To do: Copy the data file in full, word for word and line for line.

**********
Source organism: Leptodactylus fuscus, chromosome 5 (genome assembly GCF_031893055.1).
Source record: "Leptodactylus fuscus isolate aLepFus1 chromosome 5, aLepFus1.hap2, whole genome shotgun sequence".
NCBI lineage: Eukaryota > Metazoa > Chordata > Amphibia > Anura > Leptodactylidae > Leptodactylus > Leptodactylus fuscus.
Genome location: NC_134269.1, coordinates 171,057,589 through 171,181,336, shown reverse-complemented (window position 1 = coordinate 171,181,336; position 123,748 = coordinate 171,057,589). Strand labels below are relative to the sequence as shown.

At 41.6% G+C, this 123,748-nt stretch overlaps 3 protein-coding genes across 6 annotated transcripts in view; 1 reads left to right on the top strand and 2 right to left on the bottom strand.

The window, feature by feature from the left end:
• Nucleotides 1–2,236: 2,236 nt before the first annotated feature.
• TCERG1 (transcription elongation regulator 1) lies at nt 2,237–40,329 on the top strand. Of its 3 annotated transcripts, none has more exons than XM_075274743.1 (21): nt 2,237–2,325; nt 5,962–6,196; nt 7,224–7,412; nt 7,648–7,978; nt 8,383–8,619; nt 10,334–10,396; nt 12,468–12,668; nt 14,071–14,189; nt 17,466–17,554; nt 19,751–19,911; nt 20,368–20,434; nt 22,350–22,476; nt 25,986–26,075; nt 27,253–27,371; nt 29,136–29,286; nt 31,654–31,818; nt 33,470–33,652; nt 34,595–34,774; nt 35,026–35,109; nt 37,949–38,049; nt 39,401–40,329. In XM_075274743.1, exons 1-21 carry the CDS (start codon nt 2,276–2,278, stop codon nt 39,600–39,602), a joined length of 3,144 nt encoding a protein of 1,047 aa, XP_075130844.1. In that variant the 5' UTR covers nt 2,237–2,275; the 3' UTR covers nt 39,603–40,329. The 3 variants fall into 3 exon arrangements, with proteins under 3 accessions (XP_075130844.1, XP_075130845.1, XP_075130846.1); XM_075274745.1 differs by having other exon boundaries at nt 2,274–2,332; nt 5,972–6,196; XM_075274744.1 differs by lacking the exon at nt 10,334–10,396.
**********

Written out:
Source organism: Leptodactylus fuscus, chromosome 5 (genome assembly GCF_031893055.1).
Source record: "Leptodactylus fuscus isolate aLepFus1 chromosome 5, aLepFus1.hap2, whole genome shotgun sequence".
NCBI lineage: Eukaryota > Metazoa > Chordata > Amphibia > Anura > Leptodactylidae > Leptodactylus > Leptodactylus fuscus.
Genome location: NC_134269.1, coordinates 171,057,589 through 171,181,336, shown reverse-complemented (window position 1 = coordinate 171,181,336; position 123,748 = coordinate 171,057,589). Strand labels below are relative to the sequence as shown.

At 41.6% G+C, this 123,748-nt stretch overlaps 3 protein-coding genes across 6 annotated transcripts in view; 1 reads left to right on the top strand and 2 right to left on the bottom strand.

The window, feature by feature from the left end:
• Nucleotides 1–2,236: 2,236 nt before the first annotated feature.
• TCERG1 (transcription elongation regulator 1) lies at nt 2,237–40,329 on the top strand. Of its 3 annotated transcripts, none has more exons than XM_075274743.1 (21): nt 2,237–2,325; nt 5,962–6,196; nt 7,224–7,412; nt 7,648–7,978; nt 8,383–8,619; nt 10,334–10,396; nt 12,468–12,668; nt 14,071–14,189; nt 17,466–17,554; nt 19,751–19,911; nt 20,368–20,434; nt 22,350–22,476; nt 25,986–26,075; nt 27,253–27,371; nt 29,136–29,286; nt 31,654–31,818; nt 33,470–33,652; nt 34,595–34,774; nt 35,026–35,109; nt 37,949–38,049; nt 39,401–40,329. In XM_075274743.1, exons 1-21 carry the CDS (start codon nt 2,276–2,278, stop codon nt 39,600–39,602), a joined length of 3,144 nt encoding a protein of 1,047 aa, XP_075130844.1. In that variant the 5' UTR covers nt 2,237–2,275; the 3' UTR covers nt 39,603–40,329. The 3 variants fall into 3 exon arrangements, with proteins under 3 accessions (XP_075130844.1, XP_075130845.1, XP_075130846.1); XM_075274745.1 differs by having other exon boundaries at nt 2,274–2,332; nt 5,972–6,196; XM_075274744.1 differs by lacking the exon at nt 10,334–10,396.